You get the same thing with four seasons las vegas reservations (more my style, anyway). I expected at least one result on the first page to point to, say, a Four Seasons hotel page, any Four Seasons hotel page. No.

Cables irritate me, cascading on and off your desk, connecting all your desktop gear in an inefficient, expensive, snarled mess.


TOCA RACE DRIVER 2:

The Ultimate Racing Simulator

Gamespot rating: 7.7. Publisher/Developer: Codemasters. Genre: Driving. Release Date: April 15. Difficulty: Variable. Learning Curve: From 0 to 15
Minutes. Stability: Stable. Requirements: 256 MB RAM, 2X CD-ROM, 32 MB VRAM, 1.17 GB disk space

TOCA Race Driver 2: The Ultimate Racing Simulator, Codemasters' follow-up to its unique 2002 racer, is not quite the ultimate racing simulator that it claims to be, but it's absolutely a game worth playing for any serious racing fan. It provides an excellent variety of race types, backed up with some solid driving mechanics and a deep and engaging career mode. Unfortunately, the PC version also suffers from a few graphical polish issues as well as some extremely irritating sound bugs, which ultimately mar the game's otherwise solid performance.

TOCA Race Driver 2 is all about variety. Rarely has there been a game that brings as many types of races to the table as this one does. You can choose from a bevy of different race types and concordant cars, including stock cars, rallies, Super Trucks, street racing, Mustangs, Land Rovers, open-wheel racers, and so on. There are 15 different varieties of races in all, each of which is actually represented quite well, both visually and in gameplay. TOCA Race Driver 2 also features a huge roster of more than 50 different worldwide racetracks, ranging from the Texas Motor Speedway to Pikes Peak to Brands Hatch, and more. Every track is extremely well constructed, and serious race fans should find each track immediately recognizable.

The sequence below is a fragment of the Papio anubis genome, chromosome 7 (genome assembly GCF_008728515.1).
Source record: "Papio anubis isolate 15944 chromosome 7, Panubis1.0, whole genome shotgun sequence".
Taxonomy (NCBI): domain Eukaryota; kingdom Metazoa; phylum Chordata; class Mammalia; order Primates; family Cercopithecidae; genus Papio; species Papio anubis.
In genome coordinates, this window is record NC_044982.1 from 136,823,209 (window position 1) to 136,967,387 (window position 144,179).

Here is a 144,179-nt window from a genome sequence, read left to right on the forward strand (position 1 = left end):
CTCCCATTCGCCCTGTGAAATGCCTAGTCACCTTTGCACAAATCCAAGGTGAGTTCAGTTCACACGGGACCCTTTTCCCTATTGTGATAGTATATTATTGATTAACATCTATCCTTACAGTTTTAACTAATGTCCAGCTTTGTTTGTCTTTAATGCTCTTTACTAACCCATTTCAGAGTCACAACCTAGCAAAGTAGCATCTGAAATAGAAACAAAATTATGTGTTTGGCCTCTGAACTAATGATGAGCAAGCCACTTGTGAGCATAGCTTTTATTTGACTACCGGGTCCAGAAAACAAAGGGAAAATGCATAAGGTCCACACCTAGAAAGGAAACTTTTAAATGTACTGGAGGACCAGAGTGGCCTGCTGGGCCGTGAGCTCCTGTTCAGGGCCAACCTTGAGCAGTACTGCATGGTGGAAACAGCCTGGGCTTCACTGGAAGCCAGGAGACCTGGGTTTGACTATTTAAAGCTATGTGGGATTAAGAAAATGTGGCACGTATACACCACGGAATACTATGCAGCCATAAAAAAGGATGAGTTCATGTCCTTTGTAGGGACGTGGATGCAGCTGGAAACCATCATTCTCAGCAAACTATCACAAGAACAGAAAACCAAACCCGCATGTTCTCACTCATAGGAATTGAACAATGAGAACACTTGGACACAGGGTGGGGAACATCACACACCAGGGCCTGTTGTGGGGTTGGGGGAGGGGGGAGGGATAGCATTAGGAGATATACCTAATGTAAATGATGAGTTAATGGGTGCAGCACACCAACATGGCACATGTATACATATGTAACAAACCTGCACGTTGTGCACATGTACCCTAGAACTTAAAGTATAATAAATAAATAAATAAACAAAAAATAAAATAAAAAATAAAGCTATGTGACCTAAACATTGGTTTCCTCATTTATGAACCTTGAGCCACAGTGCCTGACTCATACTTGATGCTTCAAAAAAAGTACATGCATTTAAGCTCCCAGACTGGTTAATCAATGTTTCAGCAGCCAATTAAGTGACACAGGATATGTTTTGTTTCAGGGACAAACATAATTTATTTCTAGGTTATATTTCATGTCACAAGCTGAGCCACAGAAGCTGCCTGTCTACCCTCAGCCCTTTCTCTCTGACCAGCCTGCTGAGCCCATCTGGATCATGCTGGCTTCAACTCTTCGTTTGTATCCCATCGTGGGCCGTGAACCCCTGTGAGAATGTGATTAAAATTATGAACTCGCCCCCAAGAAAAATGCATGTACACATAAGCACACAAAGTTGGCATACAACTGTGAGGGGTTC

The racing mechanics in TOCA Race Driver 2 are primarily geared toward the more realistic ilk of racers. Each type of car handles uniquely and quite accurately. Slideouts usually happen when they should, and wrecking your car adversely affects your ability to race in several different ways. Blowing a tire will obviously kill your ability to steer properly, and thrashing your gearbox affects your acceleration and speed quite a bit. Controlling slideouts seems much easier to control, and concordantly, braking and using your emergency brake to slide around corners seems almost a bit too effective for some reason. The game also features a driving mode that is even more simulation-based than the normal mode, and it is also significantly harder. This mode is especially geared toward players with driving wheel controllers, and for that expressed purpose, it works great, adding more challenge than you would get otherwise.